​ 

​Complaining Work

​Defending Work

Robert Overman

"Wonderful You" 

Hear Sound Recording

View Partial Score 

Frank Loesser

"On a Slow Boat to China"

Hear Sound Recording 

Comment

The Ninth Circuit’s opinion upheld the trial court’s decision in favor of the defendant Frank Loesser. The trial court found that the defendant had had access to plaintiff’s work and that the defendant’s song was substantially similar to plaintiff’s. These findings, however, were ultimately irrelevant on the question of liability because the court also found that a preponderance of the evidence supported the defendant’s claim that he wrote “Slow Boat” a year before plaintiff wrote “Wonderful You”. The Ninth Circuit said that the lower court ultimately reached this conclusion based on a “preponderance of the evidence,” and that the defendant was not required to prove to the court that he wrote his work before plaintiff wrote his by presenting evidence that is “clear and convincing” or “beyond reasonable doubt.”

From the findings that Loesser’s work predated Overman’s by a year and that the two songs are musically substantially similar, one might reasonably wonder whether, in fact, Overman (plaintiff) copied from Loesser (defendant). Frank Loesser (purportedly referred to as “the evil of two Loesser’s” by his first wife) was a significant player in Tin Pan Alley during the 1940’s and 50’s, writing lyrics and music for songs and musicals. Perhaps his best-known work is “Guys and Dolls” (1950). In 2008 Yale University Press published a biography of Loesser (simply called "Frank Loesser") by Thomas Riis.

In 2010 the plaintiff's daughter, an English teacher at a high school in Indio, California, came across this web reference to her late father, and provided us a copy of Bob Overman's autograph draft of "Wonderful You". (It is gratifying to see this project benefit so directly from the web's potential, and the input of engaged and thoughtful individuals!).

 

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Opinion by Judge Stephens

'On a Slow Boat to China', words and music by Frank Loesser, was copyrighted, published, and placed on the market by Susan Publications, Inc., in 1948. It enjoyed a considerable commercial success. Robert E. Overman heard 'Slow Boat' and noted what he believed to be a similarity between the Loesser tune and the song 'Wonderful You' for which he (Overman) had written the music, and Mrs. Betty Hawes the words, and on which they had received an unpublished copyright in January, 1947.

Overman obtained an assignment of Miss Hawes' interest in the composition 'Wonderful You' and brought suit against Loesser for an injunction against the publishing of 'Slow Boat' and for damages resulting from Loesser's alleged infringement of Overman's copyright. Title 17 U.S.C.A. § 101.

The cause came to trial before the judge without a jury. Overman introduced evidence that he, together with Miss Hawes, had composed 'Wonderful You' in the fall of 1946; together they had obtained a copyright thereon in January, 1947; he had met Loesser in January, 1947; Loesser had invited Overman to submit some songs for consideration; Overman had sent a piano arrangement of 'Wonderful You' to Loesser's New York office in January, 1947; Miss Hawes was told by Loesser's secretary in response to an inquiry made in May, 1947, that Loesser had 'Wonderful You' on his desk; Overman's music was returned to him without comment or explanation in May, 1947; Loesser obtained an unpublished copyright on 'Slow Boat' in May, 1948; 'Slow Boat' was published, and a published copyright was obtained in September, 1948.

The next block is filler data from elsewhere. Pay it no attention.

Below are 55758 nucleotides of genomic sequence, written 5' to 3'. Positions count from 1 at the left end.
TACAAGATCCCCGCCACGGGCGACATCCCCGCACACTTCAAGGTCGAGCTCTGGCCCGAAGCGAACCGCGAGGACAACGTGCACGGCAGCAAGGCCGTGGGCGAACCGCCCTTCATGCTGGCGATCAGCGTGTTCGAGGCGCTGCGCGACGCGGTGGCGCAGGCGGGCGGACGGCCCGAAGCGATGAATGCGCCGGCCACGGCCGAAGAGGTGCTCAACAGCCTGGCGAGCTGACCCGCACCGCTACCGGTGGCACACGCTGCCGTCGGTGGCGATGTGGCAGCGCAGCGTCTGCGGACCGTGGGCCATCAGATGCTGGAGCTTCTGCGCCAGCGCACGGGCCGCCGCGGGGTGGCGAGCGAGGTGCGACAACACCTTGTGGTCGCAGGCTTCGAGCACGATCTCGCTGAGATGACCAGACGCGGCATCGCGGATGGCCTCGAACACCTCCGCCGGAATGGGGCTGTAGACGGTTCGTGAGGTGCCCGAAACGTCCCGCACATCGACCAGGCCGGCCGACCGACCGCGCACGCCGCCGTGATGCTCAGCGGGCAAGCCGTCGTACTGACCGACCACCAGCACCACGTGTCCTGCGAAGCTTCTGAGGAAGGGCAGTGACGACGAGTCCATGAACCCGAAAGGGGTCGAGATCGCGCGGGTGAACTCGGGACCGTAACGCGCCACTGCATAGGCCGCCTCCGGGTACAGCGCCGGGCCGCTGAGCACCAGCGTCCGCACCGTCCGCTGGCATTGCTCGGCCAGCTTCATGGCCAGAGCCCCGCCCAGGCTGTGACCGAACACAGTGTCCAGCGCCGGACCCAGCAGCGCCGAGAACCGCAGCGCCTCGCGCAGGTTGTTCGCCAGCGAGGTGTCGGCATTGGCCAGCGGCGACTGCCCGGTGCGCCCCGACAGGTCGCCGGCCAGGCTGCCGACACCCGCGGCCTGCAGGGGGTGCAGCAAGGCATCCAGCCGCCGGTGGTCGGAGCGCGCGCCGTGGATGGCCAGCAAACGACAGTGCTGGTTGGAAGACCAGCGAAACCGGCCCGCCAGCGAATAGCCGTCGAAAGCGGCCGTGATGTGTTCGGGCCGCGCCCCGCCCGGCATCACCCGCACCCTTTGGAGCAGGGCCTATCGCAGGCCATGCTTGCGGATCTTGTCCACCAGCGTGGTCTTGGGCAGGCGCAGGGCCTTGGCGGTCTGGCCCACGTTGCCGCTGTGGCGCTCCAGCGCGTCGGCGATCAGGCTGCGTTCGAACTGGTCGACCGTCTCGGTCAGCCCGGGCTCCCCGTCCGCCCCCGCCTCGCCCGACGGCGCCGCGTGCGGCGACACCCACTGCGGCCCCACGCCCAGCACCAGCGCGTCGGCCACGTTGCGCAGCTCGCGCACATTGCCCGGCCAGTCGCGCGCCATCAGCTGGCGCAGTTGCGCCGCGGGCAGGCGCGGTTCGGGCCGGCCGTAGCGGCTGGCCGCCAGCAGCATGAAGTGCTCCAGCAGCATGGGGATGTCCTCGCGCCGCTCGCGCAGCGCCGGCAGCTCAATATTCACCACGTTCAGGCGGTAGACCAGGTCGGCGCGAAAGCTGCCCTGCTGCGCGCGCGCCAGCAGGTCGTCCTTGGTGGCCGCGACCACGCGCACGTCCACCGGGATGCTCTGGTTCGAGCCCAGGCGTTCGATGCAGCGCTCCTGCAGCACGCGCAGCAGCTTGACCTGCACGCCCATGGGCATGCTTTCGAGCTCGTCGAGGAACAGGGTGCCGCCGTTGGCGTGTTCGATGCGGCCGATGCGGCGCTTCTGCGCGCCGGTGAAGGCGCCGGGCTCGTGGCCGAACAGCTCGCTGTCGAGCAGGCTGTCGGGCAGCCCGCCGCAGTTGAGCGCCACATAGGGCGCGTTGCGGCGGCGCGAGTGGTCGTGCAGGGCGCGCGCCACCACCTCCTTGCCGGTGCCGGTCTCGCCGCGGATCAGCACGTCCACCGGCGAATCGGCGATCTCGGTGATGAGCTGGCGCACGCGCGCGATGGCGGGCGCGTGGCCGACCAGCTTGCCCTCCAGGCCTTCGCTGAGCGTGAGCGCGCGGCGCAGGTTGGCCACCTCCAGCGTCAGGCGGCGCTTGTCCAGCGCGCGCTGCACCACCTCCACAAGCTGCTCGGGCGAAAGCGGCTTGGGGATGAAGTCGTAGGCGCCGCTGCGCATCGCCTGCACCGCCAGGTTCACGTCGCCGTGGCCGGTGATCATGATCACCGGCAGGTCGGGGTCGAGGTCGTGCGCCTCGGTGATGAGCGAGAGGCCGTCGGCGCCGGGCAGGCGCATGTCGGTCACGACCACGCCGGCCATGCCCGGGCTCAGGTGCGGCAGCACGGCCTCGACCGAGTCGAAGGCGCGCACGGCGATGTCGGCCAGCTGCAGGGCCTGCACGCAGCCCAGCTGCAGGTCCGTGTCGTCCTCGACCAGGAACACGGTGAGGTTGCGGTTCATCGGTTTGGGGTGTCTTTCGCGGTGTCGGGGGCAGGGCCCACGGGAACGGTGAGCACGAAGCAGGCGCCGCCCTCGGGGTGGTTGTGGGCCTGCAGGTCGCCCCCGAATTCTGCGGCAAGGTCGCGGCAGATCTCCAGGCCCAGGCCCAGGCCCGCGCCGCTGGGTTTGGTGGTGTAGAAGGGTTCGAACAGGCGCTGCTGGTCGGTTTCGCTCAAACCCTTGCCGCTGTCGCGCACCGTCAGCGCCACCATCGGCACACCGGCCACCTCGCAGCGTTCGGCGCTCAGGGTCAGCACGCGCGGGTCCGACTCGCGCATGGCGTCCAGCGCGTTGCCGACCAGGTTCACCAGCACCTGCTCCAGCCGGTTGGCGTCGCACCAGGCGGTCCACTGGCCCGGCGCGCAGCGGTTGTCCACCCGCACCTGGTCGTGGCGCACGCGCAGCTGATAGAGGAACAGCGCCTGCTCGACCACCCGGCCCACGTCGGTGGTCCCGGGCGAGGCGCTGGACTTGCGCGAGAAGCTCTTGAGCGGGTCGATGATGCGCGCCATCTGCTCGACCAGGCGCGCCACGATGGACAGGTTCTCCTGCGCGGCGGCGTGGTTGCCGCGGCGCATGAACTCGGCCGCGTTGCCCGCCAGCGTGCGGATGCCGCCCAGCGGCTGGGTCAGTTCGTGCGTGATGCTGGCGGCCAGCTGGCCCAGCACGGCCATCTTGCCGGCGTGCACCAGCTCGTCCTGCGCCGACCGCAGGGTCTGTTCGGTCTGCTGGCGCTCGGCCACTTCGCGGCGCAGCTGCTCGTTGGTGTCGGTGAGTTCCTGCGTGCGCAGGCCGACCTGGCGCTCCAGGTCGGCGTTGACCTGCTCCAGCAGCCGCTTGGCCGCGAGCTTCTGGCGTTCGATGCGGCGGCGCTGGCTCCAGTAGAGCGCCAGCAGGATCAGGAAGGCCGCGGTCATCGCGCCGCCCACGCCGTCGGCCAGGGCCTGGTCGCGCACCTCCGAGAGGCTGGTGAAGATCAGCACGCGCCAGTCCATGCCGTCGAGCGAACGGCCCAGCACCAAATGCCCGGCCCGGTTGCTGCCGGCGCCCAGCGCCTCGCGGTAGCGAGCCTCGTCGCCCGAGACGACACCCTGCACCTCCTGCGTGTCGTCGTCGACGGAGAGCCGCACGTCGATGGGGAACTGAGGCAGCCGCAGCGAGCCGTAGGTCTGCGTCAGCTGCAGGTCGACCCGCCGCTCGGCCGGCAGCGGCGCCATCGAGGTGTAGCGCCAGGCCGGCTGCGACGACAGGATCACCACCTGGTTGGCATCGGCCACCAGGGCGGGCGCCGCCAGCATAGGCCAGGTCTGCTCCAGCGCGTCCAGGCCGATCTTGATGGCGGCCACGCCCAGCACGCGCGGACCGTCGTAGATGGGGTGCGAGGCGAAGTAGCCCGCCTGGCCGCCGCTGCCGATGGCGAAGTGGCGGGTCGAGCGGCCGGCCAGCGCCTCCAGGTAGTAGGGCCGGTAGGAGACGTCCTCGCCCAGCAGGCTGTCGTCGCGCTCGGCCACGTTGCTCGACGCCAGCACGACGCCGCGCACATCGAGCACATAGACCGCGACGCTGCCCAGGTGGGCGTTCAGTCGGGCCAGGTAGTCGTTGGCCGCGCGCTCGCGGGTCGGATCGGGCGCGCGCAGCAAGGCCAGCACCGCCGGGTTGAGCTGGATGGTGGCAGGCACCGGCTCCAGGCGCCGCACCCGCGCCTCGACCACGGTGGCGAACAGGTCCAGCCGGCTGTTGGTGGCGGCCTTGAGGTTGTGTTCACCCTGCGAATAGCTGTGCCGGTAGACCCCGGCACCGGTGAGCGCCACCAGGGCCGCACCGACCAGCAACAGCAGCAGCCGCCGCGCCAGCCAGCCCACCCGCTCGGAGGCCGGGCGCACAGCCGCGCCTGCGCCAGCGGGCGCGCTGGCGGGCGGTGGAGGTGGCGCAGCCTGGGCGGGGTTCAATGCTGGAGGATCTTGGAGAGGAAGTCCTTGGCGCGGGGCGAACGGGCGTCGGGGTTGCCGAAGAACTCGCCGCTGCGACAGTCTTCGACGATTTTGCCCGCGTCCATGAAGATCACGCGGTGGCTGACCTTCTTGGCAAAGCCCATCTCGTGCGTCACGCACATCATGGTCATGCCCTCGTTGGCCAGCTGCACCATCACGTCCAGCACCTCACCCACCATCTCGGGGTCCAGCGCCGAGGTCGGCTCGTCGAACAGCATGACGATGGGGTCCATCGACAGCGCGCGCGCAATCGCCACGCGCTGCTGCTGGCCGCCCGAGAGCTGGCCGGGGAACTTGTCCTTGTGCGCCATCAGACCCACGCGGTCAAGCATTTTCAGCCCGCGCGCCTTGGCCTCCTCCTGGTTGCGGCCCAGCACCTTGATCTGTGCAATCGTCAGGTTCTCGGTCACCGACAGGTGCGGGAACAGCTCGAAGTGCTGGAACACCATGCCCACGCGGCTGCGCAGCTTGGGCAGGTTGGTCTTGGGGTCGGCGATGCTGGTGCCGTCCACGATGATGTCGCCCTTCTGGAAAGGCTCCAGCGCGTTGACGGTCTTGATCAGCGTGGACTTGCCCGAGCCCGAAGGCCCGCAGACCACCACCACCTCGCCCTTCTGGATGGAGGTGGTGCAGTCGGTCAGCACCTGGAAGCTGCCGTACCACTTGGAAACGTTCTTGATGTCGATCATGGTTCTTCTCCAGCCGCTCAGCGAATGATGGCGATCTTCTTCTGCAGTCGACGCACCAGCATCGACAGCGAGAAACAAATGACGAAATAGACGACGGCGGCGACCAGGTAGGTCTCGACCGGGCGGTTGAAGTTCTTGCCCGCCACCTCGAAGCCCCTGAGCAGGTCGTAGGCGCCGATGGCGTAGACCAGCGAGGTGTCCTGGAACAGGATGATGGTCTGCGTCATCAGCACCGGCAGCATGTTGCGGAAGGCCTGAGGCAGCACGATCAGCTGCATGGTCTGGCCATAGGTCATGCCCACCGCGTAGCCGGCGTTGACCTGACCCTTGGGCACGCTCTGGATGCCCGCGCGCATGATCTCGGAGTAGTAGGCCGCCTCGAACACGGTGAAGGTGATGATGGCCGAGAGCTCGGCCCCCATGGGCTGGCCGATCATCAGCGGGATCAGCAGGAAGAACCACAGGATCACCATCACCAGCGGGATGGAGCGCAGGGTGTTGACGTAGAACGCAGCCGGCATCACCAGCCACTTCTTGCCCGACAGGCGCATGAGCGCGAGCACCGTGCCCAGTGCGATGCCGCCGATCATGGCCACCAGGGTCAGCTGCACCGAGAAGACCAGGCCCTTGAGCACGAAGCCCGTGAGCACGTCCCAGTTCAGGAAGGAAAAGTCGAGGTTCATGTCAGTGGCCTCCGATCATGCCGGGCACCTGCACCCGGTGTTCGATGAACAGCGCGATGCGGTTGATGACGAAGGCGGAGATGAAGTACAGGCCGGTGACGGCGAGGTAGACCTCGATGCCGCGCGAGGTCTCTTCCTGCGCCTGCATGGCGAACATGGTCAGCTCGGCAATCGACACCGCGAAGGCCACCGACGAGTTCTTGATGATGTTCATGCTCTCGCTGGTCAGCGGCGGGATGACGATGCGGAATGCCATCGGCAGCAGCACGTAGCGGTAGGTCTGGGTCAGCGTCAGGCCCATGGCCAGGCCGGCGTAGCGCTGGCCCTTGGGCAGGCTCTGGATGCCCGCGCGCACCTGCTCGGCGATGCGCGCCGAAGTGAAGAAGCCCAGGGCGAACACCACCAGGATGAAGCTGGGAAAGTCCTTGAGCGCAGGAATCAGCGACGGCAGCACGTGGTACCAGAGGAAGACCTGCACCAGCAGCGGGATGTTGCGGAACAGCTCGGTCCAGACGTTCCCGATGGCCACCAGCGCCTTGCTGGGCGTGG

In his defense, Loesser introduced evidence that he had composed 'Slow Boat' in November, 1945. The trial court found that 'Slow Boat' had in fact been composed in 1945, i.e., a year and one-half prior to the time Loesser received a copy of Overman's song, and about one year prior to the time 'Wonderful You' was written. It concluded therefrom that 'On a Slow Boat to China' was not in any way an infringement of the copyright on the musical composition 'Wonderful You.' Overman appealed. 

[1] Ordinarily, where there is a dispute as to fact which must be resolved from the conflicting testimony of witnesses, the finding, of the trial judge who had the opportunity to observe the demeanor of the testifying witnesses and thus to judge their credibility, are conclusive upon appeal unless clearly erroneous. Rule 52(a) Federal Rules of Civil Procedure, 28 U.S.C.A.; United States v. United States Gypsum Co., 333 U.S. 364, 394, 68 S.Ct. 525, 92 L.Ed. 746.

Appellant challenges the court's findings as clearly erroneous. He bases his attack upon the ground that the court reached its decision by applying an incorrect theory of the law, namely, the court's finding that 'Slow Boat' was composed prior to 'Wonderful You' was based upon a mere preponderance of the evidence, whereas, in appellant's view, prior composition may prevail as a defense only when proved by evidence that is 'clear and convincing or beyond reasonable doubt' in the circumstance where there is evidence of 'access' by the defendant to the allegedly infringed song and 'similarity' between the involved songs. Appellant urges that his proffered rule is controlling especially when 'access [is] gained through circumstances creating an implied confidential relationship.' 

In its memorandum opinion which was filed, the court found access and similarity. The principal question before us is whether the court erred in failing to require that the appellee prove prior composition 'beyond a reasonable doubt'. 

Appellant relies principally upon Hoeltke v. Kemp, 4 Cir., 1935, 80 F.2d 912, to support his argument. In that case the court said: 'It is well steeled that where an unpatented device, the existence and use of which are proven only by oral testimony, is set up as a complete anticipation of a patent, the proof sustaining it must be clear, satisfactory, and beyond a reasonable doubt. (Citing cases.) And we think the same rule should be applied against one who admittedly receives a disclosure from an inventor, proceeds thereafter to manufacture articles of similar character, and, when called to account, makes answer that he was using his own ideas and not the ideas imparted to him.' [Emphasis ours]. 80 F.2d at page 923.